HJC: I read the final chapter — at more than 60 pages it is a small book! — by the boat's curator, Keith Gill, with a lot of interest because virtually everything in that chapter was new to me.

TPS: It was new to me, too! (laughter) I think Tim Mulligan suggested we bring Keith aboard, and that was a very good idea. First, as you said, he is the curator of the boat at the museum. Obviously he knows U-505 — the boat itself — better than anyone. Right now he is spending his days crawling through it matching paint chips and restoring the interior to its original condition, as far as possible. With a 6'4" frame, it is not easy!

HJC: I had always assumed a phone call or two between the Navy and museum, a tug around north through the Great Lakes, and Chicago gets a U-boat. The real story was so much more complicated.

TPS: We are very lucky to have U-505 preserved anywhere, and especially at such a fine institution like the Museum of Science and Industry, and not acting as an artificial reef off the eastern coast of the United States. Saving, obtaining title to it, and transporting and exhibiting U-505 is a story about politics, bureaucracies, rivalries, leadership, perseverance, amazing feats of engineering, and of course, money. Lots of money. As Keith makes it very clear, it was a close call between nip and tuck, and tuck almost won.

HJC: Gill also talks about what the boat meant to those who preserved it, and how its meaning has changed over time. It is quite moving, really.

TPS: Yes. His chapter, by the way, is called "Project 356: U-505 and the Journey to Chicago."

HJC: Thankfully, they are now in the process of moving the boat indoors.

TPS: It is a $35,000,000 project to build an indoor facility to house the boat. It will preserve it indefinitely. I think it will be finalized next spring or summer of 2005. U-boat enthusiasts everywhere should stand and shout their approval. They should also open their wallets and send in a donation. The museum needs the money. If you have not seen the boat live and in person, it is worth getting on a plane or driving in a car for that opportunity alone. It is that impressive.

HJC: I also found there were a lot of odd coincidences about U-505 after the war. Some of the final parts on U-505 came from boats with direct connections to it, the boat berthed next to her at Portsmouth was commanded by U-505's former First Watch Officer, and so on. It was sort of spooky.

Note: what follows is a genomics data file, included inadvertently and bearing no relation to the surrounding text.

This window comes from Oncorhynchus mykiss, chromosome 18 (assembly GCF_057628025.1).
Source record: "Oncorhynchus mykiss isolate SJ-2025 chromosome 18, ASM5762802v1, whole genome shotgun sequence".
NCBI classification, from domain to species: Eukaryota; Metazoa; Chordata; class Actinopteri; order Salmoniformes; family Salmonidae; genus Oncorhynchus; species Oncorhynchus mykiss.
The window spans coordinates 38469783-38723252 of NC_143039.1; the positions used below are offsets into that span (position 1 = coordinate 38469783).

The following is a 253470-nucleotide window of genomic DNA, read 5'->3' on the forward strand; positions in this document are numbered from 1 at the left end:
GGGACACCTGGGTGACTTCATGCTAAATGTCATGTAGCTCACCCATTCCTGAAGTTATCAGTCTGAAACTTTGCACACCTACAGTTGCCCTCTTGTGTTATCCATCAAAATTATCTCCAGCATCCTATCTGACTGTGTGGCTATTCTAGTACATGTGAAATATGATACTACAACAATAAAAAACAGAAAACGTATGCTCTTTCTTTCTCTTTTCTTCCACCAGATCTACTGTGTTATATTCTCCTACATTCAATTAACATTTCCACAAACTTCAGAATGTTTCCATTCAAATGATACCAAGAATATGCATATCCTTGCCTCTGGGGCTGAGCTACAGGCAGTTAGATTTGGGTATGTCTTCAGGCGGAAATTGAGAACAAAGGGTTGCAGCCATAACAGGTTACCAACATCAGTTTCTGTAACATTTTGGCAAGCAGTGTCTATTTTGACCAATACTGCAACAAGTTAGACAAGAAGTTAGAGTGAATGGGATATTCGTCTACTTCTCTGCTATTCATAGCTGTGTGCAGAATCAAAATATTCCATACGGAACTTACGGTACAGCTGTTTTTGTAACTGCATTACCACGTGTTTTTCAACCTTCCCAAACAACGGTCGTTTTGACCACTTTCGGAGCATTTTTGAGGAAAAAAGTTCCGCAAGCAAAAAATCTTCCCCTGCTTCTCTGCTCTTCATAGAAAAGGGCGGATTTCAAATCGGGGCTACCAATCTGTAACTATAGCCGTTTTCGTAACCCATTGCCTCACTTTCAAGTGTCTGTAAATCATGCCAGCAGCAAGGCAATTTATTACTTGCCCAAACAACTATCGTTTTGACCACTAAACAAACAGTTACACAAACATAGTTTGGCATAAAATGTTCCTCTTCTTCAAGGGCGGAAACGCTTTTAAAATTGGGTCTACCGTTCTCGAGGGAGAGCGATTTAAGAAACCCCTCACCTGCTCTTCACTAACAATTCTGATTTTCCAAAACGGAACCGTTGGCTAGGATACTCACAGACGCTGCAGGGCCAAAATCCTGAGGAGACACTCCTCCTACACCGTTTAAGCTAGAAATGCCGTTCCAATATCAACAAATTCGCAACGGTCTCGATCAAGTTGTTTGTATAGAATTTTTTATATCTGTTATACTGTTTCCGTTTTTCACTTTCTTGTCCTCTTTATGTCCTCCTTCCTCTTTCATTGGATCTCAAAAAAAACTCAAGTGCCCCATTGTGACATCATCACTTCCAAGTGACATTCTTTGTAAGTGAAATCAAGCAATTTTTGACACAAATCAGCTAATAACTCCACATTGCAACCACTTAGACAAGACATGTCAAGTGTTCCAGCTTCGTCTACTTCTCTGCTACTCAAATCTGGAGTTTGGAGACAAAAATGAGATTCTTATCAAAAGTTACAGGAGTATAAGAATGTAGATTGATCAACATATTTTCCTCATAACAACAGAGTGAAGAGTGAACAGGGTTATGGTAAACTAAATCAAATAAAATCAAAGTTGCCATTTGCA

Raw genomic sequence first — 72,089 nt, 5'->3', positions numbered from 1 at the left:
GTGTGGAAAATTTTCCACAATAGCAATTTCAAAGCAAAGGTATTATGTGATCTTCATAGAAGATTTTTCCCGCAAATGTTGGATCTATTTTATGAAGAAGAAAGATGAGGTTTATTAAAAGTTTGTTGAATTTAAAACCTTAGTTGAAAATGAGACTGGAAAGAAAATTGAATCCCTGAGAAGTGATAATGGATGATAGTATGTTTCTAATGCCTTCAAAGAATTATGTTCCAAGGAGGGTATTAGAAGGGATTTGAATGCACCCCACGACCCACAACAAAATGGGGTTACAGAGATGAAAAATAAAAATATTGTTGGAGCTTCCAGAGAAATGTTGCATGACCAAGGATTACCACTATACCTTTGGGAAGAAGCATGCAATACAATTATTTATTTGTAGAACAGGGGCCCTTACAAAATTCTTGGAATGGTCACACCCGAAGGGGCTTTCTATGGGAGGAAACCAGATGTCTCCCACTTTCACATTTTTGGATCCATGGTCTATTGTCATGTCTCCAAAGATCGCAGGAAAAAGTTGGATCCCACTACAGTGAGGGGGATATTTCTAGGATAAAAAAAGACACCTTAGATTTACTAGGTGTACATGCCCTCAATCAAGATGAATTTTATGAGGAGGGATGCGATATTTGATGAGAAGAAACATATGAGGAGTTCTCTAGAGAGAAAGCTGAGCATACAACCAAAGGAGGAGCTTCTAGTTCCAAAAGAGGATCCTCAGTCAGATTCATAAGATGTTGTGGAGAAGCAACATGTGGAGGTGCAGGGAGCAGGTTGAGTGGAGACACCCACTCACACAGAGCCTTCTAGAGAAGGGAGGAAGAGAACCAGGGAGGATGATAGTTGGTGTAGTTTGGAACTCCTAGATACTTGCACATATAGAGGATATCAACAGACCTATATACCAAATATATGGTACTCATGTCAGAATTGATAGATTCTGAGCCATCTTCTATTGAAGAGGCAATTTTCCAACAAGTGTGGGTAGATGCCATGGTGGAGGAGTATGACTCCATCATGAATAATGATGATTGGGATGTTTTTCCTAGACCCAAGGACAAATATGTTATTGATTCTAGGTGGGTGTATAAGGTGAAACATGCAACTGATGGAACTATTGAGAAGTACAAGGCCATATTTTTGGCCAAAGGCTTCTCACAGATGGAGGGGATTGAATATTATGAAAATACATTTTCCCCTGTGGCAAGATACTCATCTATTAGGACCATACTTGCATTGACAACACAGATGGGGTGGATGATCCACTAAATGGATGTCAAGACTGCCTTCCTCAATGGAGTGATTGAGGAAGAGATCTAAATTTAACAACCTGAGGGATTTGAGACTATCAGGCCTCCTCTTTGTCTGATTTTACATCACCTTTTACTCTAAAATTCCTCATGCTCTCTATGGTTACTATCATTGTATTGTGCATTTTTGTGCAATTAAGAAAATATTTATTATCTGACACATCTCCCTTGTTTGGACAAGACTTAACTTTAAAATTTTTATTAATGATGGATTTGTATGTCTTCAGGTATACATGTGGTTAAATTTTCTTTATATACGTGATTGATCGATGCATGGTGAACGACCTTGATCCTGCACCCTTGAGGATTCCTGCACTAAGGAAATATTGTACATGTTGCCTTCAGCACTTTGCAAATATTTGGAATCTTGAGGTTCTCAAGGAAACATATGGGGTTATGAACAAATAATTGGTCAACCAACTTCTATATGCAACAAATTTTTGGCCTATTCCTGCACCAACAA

TPS: Keith and I talked about that one night. It is a little weird. As if it was all meant to be.

HJC: Finally, I wish you would comment on Erich Topp. I have never met him, and likely never will, but you know him pretty well. Is he as much of a gentleman and friendly man as he comes across on TV interviews?

TPS: Yes, he is all that and more. I first met Admiral Topp when he was visiting the States back in early 1996. I called him in Texas, where is daughter lives, and he invited me to visit him in Southern California the following week. I did, we struck off a nice friendship, and still correspond regularly. I saw him this past December in Germany.

HJC: You were going to tell me about ordering an admiral around a bit.

TPS: Oh, that's right. I had to order him out of his car into the passenger seat when he insisted he drive. It was dark and stormy. I had been insisting for several minutes that I drive. "No! It is my car, you are my guest, and I will drive us," he told me several times. Well, he backed his old BMW out of the garage and was almost clipped by a passing car. My daughter was in the back seat and was shaking her head. I walked over to his door, opened it, and said, "Admiral, I know you used to run U-boats all over the ocean, but I am driving your car down these winding streets to Remagen. Move over."

HJC: Wow! What did he say?

TPS: He looked at me really seriously for a few seconds, then he laughed and said, "Ok, ok, you have pulled rank on me. I know you are now in charge." Something like that. I have met many German and American veterans over the years, but Topp is my favorite, perhaps because I have spent the most time with him. Jürgen Oesten is another extraordinary man, generous with his time and very friendly. It is very sad, really. Topp and so many more of these links with the past are getting up there in years, and they will not be with us much longer.

HJC: Topp wrote a very nice, but short, Foreword, that sounds like his book. Philosophical but practical. Now, what has been the most challenging thing for you, as the editor of these two projects? What has been the most interesting?


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